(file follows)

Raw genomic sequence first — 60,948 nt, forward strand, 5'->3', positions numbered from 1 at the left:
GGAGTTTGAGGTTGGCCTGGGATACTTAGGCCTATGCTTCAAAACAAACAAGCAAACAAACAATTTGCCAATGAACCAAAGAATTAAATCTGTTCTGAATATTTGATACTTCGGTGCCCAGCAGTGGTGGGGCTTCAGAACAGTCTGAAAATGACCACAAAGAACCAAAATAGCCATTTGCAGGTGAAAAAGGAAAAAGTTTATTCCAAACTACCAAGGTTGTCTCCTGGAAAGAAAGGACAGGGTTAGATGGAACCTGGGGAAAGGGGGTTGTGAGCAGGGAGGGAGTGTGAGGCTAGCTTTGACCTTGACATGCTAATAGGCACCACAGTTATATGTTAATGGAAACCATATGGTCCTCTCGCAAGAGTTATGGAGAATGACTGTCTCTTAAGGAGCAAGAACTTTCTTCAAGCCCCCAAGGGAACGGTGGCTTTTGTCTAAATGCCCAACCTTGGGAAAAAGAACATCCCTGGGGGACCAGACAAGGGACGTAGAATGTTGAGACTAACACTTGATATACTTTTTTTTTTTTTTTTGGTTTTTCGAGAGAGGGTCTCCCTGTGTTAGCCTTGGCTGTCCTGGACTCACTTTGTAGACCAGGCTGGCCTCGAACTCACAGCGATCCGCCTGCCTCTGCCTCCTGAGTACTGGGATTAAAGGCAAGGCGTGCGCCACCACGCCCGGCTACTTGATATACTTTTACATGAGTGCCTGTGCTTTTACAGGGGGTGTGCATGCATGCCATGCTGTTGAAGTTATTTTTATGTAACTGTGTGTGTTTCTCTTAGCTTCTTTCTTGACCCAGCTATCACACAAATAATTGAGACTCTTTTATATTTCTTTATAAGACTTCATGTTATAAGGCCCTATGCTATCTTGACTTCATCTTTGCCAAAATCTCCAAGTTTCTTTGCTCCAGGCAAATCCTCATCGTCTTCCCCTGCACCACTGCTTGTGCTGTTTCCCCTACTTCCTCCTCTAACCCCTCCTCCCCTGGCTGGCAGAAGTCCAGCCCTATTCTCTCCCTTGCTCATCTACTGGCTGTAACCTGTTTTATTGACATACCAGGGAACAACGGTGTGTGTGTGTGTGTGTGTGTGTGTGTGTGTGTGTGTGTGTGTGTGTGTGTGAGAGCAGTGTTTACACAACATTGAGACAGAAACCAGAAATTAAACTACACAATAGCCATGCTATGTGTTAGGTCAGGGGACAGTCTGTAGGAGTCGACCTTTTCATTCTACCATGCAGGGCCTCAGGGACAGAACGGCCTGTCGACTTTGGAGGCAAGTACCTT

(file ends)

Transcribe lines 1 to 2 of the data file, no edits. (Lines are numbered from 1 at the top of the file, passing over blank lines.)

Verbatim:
Raw genomic sequence first — 60,948 nt, forward strand, 5'->3', positions numbered from 1 at the left:
GGAGTTTGAGGTTGGCCTGGGATACTTAGGCCTATGCTTCAAAACAAACAAGCAAACAAACAATTTGCCAATGAACCAAAGAATTAAATCTGTTCTGAATATTTGATACTTCGGTGCCCAGCAGTGGTGGGGCTTCAGAACAGTCTGAAAATGACCACAAAGAACCAAAATAGCCATTTGCAGGTGAAAAAGGAAAAAGTTTATTCCAAACTACCAAGGTTGTCTCCTGGAAAGAAAGGACAGGGTTAGATGGAACCTGGGGAAAGGGGGTTGTGAGCAGGGAGGGAGTGTGAGGCTAGCTTTGACCTTGACATGCTAATAGGCACCACAGTTATATGTTAATGGAAACCATATGGTCCTCTCGCAAGAGTTATGGAGAATGACTGTCTCTTAAGGAGCAAGAACTTTCTTCAAGCCCCCAAGGGAACGGTGGCTTTTGTCTAAATGCCCAACCTTGGGAAAAAGAACATCCCTGGGGGACCAGACAAGGGACGTAGAATGTTGAGACTAACACTTGATATACTTTTTTTTTTTTTTTTGGTTTTTCGAGAGAGGGTCTCCCTGTGTTAGCCTTGGCTGTCCTGGACTCACTTTGTAGACCAGGCTGGCCTCGAACTCACAGCGATCCGCCTGCCTCTGCCTCCTGAGTACTGGGATTAAAGGCAAGGCGTGCGCCACCACGCCCGGCTACTTGATATACTTTTACATGAGTGCCTGTGCTTTTACAGGGGGTGTGCATGCATGCCATGCTGTTGAAGTTATTTTTATGTAACTGTGTGTGTTTCTCTTAGCTTCTTTCTTGACCCAGCTATCACACAAATAATTGAGACTCTTTTATATTTCTTTATAAGACTTCATGTTATAAGGCCCTATGCTATCTTGACTTCATCTTTGCCAAAATCTCCAAGTTTCTTTGCTCCAGGCAAATCCTCATCGTCTTCCCCTGCACCACTGCTTGTGCTGTTTCCCCTACTTCCTCCTCTAACCCCTCCTCCCCTGGCTGGCAGAAGTCCAGCCCTATTCTCTCCCTTGCTCATCTACTGGCTGTAACCTGTTTTATTGACATACCAGGGAACAACGGTGTGTGTGTGTGTGTGTGTGTGTGTGTGTGTGTGTGTGTGTGTGTGTGTGTGAGAGCAGTGTTTACACAACATTGAGACAGAAACCAGAAATTAAACTACACAATAGCCATGCTATGTGTTAGGTCAGGGGACAGTCTGTAGGAGTCGACCTTTTCATTCTACCATGCAGGGCCTCAGGGACAGAACGGCCTGTCGACTTTGGAGGCAAGTACCTT